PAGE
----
Charon has been very successful in addressing new issues quickly. When restaurants and other merchants started dealing with the reality of doing business during a global pandemic, many of them didn’t think they could reopen safely. Our local teams on the ground realised that the common issues of courier crowding and reduced kitchen capacity were something we had to address.
We started piloting the new COVID-19 rules in a few markets and merchants were eager to scale it further. Especially large restaurant chains saw that with these rules they would be able to reopen more quickly and safely.
More engaged merchants love that they can have a say in the Charon process by setting merchant-specific thresholds for some of the rules. For example, as Europe is entering into a second wave of COVID-19 lockdowns at the time this article was being published, some merchants have already reached out to re-enable some of the stricter rules we had in place back in March.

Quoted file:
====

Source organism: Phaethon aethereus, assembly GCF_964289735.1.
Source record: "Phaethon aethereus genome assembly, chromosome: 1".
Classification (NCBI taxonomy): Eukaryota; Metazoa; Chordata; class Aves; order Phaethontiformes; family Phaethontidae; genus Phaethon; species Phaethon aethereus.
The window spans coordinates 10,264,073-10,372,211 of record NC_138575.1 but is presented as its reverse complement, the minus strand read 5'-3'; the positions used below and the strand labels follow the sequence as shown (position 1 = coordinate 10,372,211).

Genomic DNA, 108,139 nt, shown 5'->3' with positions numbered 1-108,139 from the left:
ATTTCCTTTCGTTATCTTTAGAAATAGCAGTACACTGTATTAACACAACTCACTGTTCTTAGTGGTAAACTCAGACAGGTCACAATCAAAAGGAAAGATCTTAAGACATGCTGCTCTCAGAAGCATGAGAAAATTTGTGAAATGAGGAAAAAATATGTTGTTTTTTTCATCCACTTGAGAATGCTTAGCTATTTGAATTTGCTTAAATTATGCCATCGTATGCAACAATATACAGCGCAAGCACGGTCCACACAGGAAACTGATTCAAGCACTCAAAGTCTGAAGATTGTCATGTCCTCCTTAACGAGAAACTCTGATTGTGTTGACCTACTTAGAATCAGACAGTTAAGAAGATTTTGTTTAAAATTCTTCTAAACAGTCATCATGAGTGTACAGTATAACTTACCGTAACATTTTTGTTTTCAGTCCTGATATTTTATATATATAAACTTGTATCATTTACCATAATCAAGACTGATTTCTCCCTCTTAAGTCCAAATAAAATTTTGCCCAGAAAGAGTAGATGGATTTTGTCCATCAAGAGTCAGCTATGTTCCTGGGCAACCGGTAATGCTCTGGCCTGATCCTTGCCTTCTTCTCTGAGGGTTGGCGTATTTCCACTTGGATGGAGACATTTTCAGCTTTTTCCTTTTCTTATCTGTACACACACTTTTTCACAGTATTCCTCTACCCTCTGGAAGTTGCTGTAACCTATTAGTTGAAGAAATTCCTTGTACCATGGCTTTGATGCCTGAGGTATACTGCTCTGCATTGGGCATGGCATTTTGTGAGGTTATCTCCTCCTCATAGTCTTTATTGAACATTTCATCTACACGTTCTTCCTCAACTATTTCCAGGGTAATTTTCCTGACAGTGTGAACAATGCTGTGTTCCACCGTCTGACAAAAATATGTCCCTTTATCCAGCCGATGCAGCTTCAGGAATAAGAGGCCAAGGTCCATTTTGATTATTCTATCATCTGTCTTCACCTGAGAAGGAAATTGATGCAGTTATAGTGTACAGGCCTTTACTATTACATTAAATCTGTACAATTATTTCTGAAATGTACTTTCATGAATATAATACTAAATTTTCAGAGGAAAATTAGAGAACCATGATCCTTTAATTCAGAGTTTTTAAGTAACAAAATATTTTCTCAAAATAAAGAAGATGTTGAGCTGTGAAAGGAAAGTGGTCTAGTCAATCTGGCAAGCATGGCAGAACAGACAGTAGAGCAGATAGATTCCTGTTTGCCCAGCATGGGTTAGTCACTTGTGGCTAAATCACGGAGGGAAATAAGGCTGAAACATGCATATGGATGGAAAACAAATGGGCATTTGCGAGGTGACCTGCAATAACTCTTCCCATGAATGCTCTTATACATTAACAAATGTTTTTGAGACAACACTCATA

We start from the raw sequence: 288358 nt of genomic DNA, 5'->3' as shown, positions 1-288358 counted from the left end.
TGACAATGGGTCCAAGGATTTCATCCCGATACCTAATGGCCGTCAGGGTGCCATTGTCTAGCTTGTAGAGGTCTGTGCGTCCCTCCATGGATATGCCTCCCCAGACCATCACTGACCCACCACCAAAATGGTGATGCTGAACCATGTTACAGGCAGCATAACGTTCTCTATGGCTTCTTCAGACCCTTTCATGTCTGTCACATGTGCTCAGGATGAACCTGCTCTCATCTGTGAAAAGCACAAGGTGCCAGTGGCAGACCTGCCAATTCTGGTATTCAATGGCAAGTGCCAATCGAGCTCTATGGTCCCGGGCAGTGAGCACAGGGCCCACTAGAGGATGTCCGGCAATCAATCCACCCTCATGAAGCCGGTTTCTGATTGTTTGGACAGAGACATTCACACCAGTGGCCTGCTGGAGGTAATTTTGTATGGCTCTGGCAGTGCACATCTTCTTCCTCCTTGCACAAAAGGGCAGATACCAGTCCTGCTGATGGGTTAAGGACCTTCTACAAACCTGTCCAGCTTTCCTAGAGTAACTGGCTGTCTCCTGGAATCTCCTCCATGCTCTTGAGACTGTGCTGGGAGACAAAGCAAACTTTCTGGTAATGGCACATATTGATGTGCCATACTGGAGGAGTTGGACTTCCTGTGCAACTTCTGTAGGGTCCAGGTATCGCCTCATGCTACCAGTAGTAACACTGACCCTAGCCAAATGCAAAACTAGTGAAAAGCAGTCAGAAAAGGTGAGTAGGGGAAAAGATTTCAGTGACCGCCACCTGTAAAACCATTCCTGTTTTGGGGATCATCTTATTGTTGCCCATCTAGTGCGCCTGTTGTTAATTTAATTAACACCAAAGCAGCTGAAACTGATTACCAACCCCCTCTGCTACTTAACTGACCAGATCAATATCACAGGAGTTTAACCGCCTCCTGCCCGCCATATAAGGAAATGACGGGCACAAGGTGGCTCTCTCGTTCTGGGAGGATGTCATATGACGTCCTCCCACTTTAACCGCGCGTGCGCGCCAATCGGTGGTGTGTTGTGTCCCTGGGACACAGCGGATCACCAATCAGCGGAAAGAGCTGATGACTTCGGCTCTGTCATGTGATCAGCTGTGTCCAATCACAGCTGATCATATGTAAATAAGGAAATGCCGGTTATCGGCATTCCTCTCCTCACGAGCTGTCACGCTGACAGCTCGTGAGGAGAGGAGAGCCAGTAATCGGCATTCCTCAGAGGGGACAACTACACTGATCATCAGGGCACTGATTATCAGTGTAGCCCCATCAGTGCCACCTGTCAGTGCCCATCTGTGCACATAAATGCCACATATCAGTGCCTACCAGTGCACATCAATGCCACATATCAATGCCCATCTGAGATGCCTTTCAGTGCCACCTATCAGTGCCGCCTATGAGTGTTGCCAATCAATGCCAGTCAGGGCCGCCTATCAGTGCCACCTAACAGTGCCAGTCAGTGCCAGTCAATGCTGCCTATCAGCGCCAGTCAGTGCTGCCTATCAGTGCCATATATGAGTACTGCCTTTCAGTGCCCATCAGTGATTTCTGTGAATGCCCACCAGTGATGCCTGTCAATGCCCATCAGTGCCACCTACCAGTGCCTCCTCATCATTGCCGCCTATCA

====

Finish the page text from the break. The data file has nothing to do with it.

Charon’s architecture relies heavily on Uber’s realtime analytics systems and data workflow management systems. Following is how Project Charon came to be and how data tools were used at each stage.
High-Level Data and Process Flowchart
The above diagram shows the lifecycle of data from various upstream services to Charon where the actions are enforced. The action history is then ingested to our data platform for post processing.